Localizing your iPhone OS applications in Xcode.

Discussion in 'iOS Development' started by SkylarEC, Aug 19, 2009.

  1. SkylarEC

    SkylarEC Super Moderator Emeritus Staff Member

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    Original post at: skylarcantu.com

    Localization from within Xcode is a little unnatural at first. And to tell you the truth, I still don't like it is handled. But that's neither here nor there. This post will show you how to add support for localization within your own application.

    Localizing​


    The first thing you need to do is localize your application into your native language. To do that, you must first create a Localizable.strings file. What you will do is select "New File..." from Xcode's dropdown menu. Highlight the "Other" menu and select "Strings File." Name this file "Localizable.strings."

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    Next, go ahead and move the Localizable.strings file into your Resources group in your project. Right click on the file and select "Get Info." When the info window pops up, select the "General" section and then the "Make file localizable" button on the bottom left of the window. You will see that "English" is added already. That means we're done with this part.

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    Go back into Xcode, and you will see that your Localizable.strings file now has an arrow next to it, similar to a standard folder or group. Go ahead and expand this folder, and you will see a new file named "English." As you'd expect, this is how Xcode is referring to the English translation of our Localizable.strings

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    Of course, this is worthless without some text to translate. Let's go quickly add some labels to our view. Open LocalizeMeViewController.m and add the following code to the -loadView method.
    [OBJC]- (void)loadView {
    [super loadView];

    self.view.backgroundColor = [UIColor blueColor];

    CGRect labelFrame = CGRectMake(0, 0, 320, 40);
    CGPoint labelCenter = CGPointMake(320/2, 140);

    for (int i = 0; i < 5; i++) {
    UILabel *label = [[UILabel alloc] initWithFrame:labelFrame];
    label.backgroundColor = [UIColor clearColor];
    label.textAlignment = UITextAlignmentCenter;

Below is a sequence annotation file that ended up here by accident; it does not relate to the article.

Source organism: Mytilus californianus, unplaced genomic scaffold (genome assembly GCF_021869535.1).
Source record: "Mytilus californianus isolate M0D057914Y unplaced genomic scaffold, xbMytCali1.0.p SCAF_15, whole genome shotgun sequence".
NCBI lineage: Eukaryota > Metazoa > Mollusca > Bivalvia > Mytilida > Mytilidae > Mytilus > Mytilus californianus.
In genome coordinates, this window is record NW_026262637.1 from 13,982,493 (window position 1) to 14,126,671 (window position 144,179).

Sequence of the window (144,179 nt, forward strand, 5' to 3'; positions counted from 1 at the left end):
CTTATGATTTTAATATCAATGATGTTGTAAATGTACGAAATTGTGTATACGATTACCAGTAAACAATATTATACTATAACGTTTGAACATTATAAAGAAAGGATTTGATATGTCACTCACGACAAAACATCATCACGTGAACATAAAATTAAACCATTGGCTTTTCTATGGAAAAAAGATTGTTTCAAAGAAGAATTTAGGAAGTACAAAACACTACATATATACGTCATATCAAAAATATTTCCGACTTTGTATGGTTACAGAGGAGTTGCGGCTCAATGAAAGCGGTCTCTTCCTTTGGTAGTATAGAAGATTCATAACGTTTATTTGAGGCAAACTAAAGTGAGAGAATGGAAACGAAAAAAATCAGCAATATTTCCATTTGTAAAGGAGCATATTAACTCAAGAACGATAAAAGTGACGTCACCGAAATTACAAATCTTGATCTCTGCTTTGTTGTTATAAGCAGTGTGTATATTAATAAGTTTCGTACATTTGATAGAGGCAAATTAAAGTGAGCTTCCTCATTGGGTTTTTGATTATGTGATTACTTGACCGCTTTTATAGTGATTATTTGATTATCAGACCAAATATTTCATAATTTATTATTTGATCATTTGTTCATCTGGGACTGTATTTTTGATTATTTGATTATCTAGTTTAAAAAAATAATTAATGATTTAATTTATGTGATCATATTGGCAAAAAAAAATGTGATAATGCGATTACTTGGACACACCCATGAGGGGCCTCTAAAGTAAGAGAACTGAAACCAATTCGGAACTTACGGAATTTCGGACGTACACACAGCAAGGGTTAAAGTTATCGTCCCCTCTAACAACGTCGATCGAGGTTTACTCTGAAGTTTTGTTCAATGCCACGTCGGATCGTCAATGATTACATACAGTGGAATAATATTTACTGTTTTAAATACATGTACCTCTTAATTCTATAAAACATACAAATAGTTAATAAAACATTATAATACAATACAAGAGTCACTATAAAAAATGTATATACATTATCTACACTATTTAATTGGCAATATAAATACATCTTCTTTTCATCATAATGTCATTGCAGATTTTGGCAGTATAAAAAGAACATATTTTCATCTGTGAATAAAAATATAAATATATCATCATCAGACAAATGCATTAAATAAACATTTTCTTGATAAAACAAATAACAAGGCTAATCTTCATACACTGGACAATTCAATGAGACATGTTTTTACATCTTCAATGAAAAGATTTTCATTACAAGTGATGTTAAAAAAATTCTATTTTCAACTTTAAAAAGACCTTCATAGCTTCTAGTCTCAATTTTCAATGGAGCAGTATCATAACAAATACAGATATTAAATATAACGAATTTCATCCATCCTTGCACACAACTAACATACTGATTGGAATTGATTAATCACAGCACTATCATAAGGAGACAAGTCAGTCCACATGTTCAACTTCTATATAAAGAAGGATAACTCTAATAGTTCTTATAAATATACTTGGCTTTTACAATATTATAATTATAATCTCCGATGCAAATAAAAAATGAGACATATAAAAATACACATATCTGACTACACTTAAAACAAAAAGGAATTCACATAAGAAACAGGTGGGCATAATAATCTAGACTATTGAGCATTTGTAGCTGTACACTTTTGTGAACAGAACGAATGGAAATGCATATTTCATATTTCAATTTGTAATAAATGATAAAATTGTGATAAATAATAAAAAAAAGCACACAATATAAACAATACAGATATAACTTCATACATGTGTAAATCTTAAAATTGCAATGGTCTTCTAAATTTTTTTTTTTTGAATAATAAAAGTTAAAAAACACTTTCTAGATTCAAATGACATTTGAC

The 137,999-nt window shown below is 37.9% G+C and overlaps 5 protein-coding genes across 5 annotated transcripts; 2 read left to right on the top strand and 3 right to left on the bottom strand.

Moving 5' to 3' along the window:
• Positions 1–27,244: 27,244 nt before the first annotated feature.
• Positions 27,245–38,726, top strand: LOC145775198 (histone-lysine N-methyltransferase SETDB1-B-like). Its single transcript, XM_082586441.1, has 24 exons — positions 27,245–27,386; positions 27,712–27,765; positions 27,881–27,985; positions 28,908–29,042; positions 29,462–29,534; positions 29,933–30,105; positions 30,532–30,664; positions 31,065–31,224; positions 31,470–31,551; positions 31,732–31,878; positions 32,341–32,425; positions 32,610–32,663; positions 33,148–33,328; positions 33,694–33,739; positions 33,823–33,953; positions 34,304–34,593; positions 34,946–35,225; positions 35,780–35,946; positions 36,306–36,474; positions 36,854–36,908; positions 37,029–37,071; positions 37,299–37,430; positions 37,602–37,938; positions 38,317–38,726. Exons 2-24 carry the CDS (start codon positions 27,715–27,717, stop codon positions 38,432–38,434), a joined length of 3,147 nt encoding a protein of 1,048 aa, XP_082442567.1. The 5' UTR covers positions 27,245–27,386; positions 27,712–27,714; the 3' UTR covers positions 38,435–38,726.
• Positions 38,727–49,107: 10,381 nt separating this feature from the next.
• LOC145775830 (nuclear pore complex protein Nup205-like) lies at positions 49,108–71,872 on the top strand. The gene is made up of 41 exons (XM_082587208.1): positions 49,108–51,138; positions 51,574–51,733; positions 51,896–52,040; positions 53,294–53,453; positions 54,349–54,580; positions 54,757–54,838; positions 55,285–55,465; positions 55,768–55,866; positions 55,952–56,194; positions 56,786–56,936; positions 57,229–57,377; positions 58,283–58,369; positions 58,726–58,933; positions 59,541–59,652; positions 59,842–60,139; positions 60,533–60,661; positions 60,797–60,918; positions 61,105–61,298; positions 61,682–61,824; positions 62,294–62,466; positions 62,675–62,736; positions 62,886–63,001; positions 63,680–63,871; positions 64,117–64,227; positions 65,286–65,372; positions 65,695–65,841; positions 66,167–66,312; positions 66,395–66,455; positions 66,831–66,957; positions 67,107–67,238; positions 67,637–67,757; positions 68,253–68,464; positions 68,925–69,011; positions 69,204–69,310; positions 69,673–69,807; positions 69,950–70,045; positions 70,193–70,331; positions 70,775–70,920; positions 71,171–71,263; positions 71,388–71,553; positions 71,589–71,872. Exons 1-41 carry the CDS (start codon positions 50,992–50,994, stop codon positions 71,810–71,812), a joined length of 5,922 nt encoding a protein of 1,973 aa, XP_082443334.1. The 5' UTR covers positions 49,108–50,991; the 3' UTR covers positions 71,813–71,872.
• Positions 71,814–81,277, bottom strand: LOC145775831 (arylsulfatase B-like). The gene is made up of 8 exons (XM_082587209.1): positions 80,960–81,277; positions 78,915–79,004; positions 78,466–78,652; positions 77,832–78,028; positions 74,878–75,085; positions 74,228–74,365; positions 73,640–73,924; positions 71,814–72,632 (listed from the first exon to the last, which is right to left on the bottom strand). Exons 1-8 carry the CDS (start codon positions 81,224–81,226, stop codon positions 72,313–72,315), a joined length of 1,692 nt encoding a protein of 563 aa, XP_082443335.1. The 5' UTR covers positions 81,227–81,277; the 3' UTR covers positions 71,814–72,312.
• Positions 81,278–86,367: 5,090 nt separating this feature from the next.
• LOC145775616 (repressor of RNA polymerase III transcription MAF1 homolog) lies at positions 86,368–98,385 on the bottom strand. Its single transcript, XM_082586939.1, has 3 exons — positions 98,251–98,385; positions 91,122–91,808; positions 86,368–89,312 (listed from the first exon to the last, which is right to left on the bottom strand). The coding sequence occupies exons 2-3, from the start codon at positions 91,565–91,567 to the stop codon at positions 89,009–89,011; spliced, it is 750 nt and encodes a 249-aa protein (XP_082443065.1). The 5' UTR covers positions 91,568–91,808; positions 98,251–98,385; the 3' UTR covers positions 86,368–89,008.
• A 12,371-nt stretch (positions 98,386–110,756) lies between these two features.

label.tag = i + 1;
    switch (i) {
    case 0:
    label.text = @"One";
    break;
    case 1:
    label.text = @"Two";
    break;
    case 2:
    label.text = @"Three";
    break;
    case 3:
    label.text = @"Four";
    break;
    case 4:
    label.text = @"Five";
    break;
    default:
    break;
    }

    label.center = labelCenter;
    labelCenter.y += label.frame.size.height;

    [self.view addSubview:label];
    [label release];
    }
    }[/OBJC]


    The result will look like this:

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    To localize these five strings, we're going to have to make use of the NSLocalizedString() macro. NSLocalizedString takes two parameters. The first one is a key that will be used to look up the string in your Localizable.strings file. The second parameter is a comment, to help you remember. I choose to use the English translation as the comment, that way I know exactly what the string is supposed to say in my native language. Both parameters should be NSStrings. The macro should look like this when completed:
    NSLocalizedString(@"Key", @"Comment");

    So, let's update our -loadView method. I'm going to go ahead and make my keys all in capital letters. That way, if we miss any keys, or err in our Localizable.strings file, we will know instantly. Update your -loadView method with the following code.
    [OBJC]- (void)loadView {
    [super loadView];

    self.view.backgroundColor = [UIColor blueColor];

    CGRect labelFrame = CGRectMake(0, 0, 320, 40);
    CGPoint labelCenter = CGPointMake(320/2, 140);

    for (int i = 0; i < 5; i++) {
    UILabel *label = [[UILabel alloc] initWithFrame:labelFrame];
    label.backgroundColor = [UIColor clearColor];
    label.textAlignment = UITextAlignmentCenter;
    label.tag = i + 1;
    switch (i) {
    case 0:
    label.text = NSLocalizedString(@"ONE", @"One");
    break;
    case 1:
    label.text = NSLocalizedString(@"TWO", @"Two");
    break;
    case 2:
    label.text = NSLocalizedString(@"THREE", @"Three");
    break;
    case 3:
    label.text = NSLocalizedString(@"FOUR", @"Four");
    break;
    case 4:
    label.text = NSLocalizedString(@"FIVE", @"Five");
    break;
    default:
    break;
    }

    label.center = labelCenter;
    labelCenter.y += label.frame.size.height;

    [self.view addSubview:label];
    [label release];
    }
    }[/OBJC]


    Don't compile yet, we still have to set up our .strings file. Go back and open the English Localizable.strings. This should be an empty file now. To fill this out, we need to add an entry for each of the keys that we defined in our code. You will also want to put one key on each line. Start by placing the key in quotation marks. Do not use the @ sign in front of your quotation marks. Follow your key with an equals sign. Then, you will write your translation, also in quotes. Once again, omit the @ sign. End the line with a semicolon. Your key entry will look like this: